Beauty Detox: Put Your Best Face Forward Safely

The Environmental Working Group (EWG) estimates that the average woman uses at least 12 personal care products—including soaps, shampoos, cosmetics, and lotions—every day, many of which contain potentially toxic ingredients. The David Suzuki Foundation states, “U.S. Researchers report that one in eight of the 82,000 ingredients used in personal care products are carcinogens, pesticides, reproductive toxins or hormone disruptors.”

Stacy Malkan, of the Campaign for Safe Cosmetics, advises, “Beware of bogus claims like ‘certified hypoallergenic’, meaningless marketing terms like ‘clean and simple’, and companies that do not list the product ingredients on their website.”

One of the most troublesome additives is paraben, a chemical preservative found in numerous products that mimics estrogen and may disrupt normal hormone function. Others include diethanolamine (DEA) and triethanolamine (TEA), hormone disruptors that can form cancer-causing nitrates and are common ingredients of shampoos, shaving creams and body washes.

Various artificial fragrances are among the top five allergens around the world, and can also contain neurotoxins. Triclosan and triclocarban, antimicrobial pesticides used in liquid and solid soaps, are toxic to the aquatic environment and disrupt thyroid function and reproductive hormones. Sodium lauryl and laureth sulfate—detergents common in facial cleansers, shampoos, and shower gels—may be contaminated with carcinogens and neurotoxins and can irritate the skin, eyes, and respiratory tract.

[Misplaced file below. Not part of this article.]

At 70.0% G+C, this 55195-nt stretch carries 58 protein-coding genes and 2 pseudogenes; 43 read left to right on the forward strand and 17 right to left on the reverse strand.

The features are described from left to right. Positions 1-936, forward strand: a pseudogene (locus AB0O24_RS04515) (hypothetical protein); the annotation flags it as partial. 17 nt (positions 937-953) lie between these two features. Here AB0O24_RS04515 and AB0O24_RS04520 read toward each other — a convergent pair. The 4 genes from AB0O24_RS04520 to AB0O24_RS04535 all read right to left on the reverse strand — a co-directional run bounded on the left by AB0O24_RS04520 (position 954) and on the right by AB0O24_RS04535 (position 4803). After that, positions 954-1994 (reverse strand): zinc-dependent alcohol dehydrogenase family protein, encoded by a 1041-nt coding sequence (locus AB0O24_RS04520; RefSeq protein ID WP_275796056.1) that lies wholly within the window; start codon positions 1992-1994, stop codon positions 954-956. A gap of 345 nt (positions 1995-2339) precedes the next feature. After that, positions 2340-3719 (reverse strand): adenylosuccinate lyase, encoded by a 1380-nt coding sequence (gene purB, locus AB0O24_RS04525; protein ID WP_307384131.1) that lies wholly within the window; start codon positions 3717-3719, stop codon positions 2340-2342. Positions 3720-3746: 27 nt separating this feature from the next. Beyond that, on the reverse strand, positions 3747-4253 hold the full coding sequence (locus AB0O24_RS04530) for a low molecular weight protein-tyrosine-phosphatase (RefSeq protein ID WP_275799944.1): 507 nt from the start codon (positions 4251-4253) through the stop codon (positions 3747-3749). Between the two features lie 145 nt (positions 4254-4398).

The EWG also suggests avoiding anti-aging creams with lactic, glycolic, AHA and BHA acids; hair dyes that contain ammonia, peroxide, p-phenylenediamine or diaminobenzene, and all dark, permanent hair dyes; nail polish and removers with formaldehyde; and skin lighteners containing hydroquinine. Forego sunscreen sprays and beware of oxybenzone; instead, use products containing at least 7 percent zinc oxide or titanium dioxide.

Children’s products are not immune, either. Steer clear of play makeup, including lipstick, nail polish, and perfume, diaper cream that contains boric acid or sodium borate; baby wipes with Bronopol; and fluoridated toothpaste for youngsters under two.

The EWG’s Skin Deep database (ewg.org/skindeep) provides easy-to-navigate safety ratings for many personal care products and ingredients. Their Quick Tips for Safer Cosmetics wallet guide informs shoppers how to read personal care product labels and make smart choices.

Sources: Natural Awakenings magazine

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